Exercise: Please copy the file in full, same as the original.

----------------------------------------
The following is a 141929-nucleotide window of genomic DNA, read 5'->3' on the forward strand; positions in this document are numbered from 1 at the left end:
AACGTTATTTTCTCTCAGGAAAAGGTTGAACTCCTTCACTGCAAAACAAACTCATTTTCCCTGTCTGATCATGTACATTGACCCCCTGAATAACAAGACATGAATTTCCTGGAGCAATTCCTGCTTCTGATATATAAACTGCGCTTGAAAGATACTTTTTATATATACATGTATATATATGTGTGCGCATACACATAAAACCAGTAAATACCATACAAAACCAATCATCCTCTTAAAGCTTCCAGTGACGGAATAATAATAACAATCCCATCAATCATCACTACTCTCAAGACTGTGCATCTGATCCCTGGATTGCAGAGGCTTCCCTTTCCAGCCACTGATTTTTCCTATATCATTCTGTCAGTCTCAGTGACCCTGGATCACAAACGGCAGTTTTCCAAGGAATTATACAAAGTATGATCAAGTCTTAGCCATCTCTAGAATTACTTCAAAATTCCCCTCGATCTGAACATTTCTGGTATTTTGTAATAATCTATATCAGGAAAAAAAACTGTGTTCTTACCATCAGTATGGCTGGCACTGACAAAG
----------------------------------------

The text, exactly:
The following is a 141929-nucleotide window of genomic DNA, read 5'->3' on the forward strand; positions in this document are numbered from 1 at the left end:
AACGTTATTTTCTCTCAGGAAAAGGTTGAACTCCTTCACTGCAAAACAAACTCATTTTCCCTGTCTGATCATGTACATTGACCCCCTGAATAACAAGACATGAATTTCCTGGAGCAATTCCTGCTTCTGATATATAAACTGCGCTTGAAAGATACTTTTTATATATACATGTATATATATGTGTGCGCATACACATAAAACCAGTAAATACCATACAAAACCAATCATCCTCTTAAAGCTTCCAGTGACGGAATAATAATAACAATCCCATCAATCATCACTACTCTCAAGACTGTGCATCTGATCCCTGGATTGCAGAGGCTTCCCTTTCCAGCCACTGATTTTTCCTATATCATTCTGTCAGTCTCAGTGACCCTGGATCACAAACGGCAGTTTTCCAAGGAATTATACAAAGTATGATCAAGTCTTAGCCATCTCTAGAATTACTTCAAAATTCCCCTCGATCTGAACATTTCTGGTATTTTGTAATAATCTATATCAGGAAAAAAAACTGTGTTCTTACCATCAGTATGGCTGGCACTGACAAAG